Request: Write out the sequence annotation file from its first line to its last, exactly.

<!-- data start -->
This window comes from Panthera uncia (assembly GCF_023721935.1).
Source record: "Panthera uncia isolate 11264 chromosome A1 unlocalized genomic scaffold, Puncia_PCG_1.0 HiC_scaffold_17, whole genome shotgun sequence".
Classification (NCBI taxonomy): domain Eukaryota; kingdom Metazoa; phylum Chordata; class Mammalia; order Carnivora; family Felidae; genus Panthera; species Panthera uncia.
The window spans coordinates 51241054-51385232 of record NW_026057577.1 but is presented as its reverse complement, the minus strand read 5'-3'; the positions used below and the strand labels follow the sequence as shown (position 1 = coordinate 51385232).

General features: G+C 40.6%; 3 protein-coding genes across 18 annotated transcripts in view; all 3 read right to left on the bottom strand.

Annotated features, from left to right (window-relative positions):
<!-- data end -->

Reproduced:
This window comes from Panthera uncia (assembly GCF_023721935.1).
Source record: "Panthera uncia isolate 11264 chromosome A1 unlocalized genomic scaffold, Puncia_PCG_1.0 HiC_scaffold_17, whole genome shotgun sequence".
Classification (NCBI taxonomy): domain Eukaryota; kingdom Metazoa; phylum Chordata; class Mammalia; order Carnivora; family Felidae; genus Panthera; species Panthera uncia.
The window spans coordinates 51241054-51385232 of record NW_026057577.1 but is presented as its reverse complement, the minus strand read 5'-3'; the positions used below and the strand labels follow the sequence as shown (position 1 = coordinate 51385232).

General features: G+C 40.6%; 3 protein-coding genes across 18 annotated transcripts in view; all 3 read right to left on the bottom strand.

Annotated features, from left to right (window-relative positions):